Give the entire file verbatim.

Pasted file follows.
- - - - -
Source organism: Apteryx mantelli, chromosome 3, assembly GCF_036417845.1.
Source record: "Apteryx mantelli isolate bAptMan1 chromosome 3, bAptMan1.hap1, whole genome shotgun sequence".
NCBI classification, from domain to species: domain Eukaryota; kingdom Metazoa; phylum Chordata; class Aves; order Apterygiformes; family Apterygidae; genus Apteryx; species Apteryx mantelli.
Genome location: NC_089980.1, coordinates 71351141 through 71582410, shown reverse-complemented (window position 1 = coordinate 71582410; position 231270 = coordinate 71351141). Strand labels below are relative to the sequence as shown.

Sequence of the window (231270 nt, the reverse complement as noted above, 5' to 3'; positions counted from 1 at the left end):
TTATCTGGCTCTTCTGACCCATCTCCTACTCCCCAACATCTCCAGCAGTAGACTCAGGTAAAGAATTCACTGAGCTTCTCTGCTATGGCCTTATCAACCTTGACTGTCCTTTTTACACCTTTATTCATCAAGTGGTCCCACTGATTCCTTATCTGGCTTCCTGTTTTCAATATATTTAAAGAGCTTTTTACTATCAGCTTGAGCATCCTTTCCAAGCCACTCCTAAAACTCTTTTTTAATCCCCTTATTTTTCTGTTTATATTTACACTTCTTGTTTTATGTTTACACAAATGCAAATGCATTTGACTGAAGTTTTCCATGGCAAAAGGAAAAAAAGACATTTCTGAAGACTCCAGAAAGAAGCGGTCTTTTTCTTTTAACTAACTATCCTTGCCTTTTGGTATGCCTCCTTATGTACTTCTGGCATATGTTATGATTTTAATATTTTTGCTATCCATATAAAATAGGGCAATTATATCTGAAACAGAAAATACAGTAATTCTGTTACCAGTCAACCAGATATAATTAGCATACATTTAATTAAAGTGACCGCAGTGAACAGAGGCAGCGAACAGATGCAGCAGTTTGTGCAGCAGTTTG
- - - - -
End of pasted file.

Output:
Source organism: Apteryx mantelli, chromosome 3, assembly GCF_036417845.1.
Source record: "Apteryx mantelli isolate bAptMan1 chromosome 3, bAptMan1.hap1, whole genome shotgun sequence".
NCBI classification, from domain to species: domain Eukaryota; kingdom Metazoa; phylum Chordata; class Aves; order Apterygiformes; family Apterygidae; genus Apteryx; species Apteryx mantelli.
Genome location: NC_089980.1, coordinates 71351141 through 71582410, shown reverse-complemented (window position 1 = coordinate 71582410; position 231270 = coordinate 71351141). Strand labels below are relative to the sequence as shown.

Sequence of the window (231270 nt, the reverse complement as noted above, 5' to 3'; positions counted from 1 at the left end):
TTATCTGGCTCTTCTGACCCATCTCCTACTCCCCAACATCTCCAGCAGTAGACTCAGGTAAAGAATTCACTGAGCTTCTCTGCTATGGCCTTATCAACCTTGACTGTCCTTTTTACACCTTTATTCATCAAGTGGTCCCACTGATTCCTTATCTGGCTTCCTGTTTTCAATATATTTAAAGAGCTTTTTACTATCAGCTTGAGCATCCTTTCCAAGCCACTCCTAAAACTCTTTTTTAATCCCCTTATTTTTCTGTTTATATTTACACTTCTTGTTTTATGTTTACACAAATGCAAATGCATTTGACTGAAGTTTTCCATGGCAAAAGGAAAAAAAGACATTTCTGAAGACTCCAGAAAGAAGCGGTCTTTTTCTTTTAACTAACTATCCTTGCCTTTTGGTATGCCTCCTTATGTACTTCTGGCATATGTTATGATTTTAATATTTTTGCTATCCATATAAAATAGGGCAATTATATCTGAAACAGAAAATACAGTAATTCTGTTACCAGTCAACCAGATATAATTAGCATACATTTAATTAAAGTGACCGCAGTGAACAGAGGCAGCGAACAGATGCAGCAGTTTGTGCAGCAGTTTG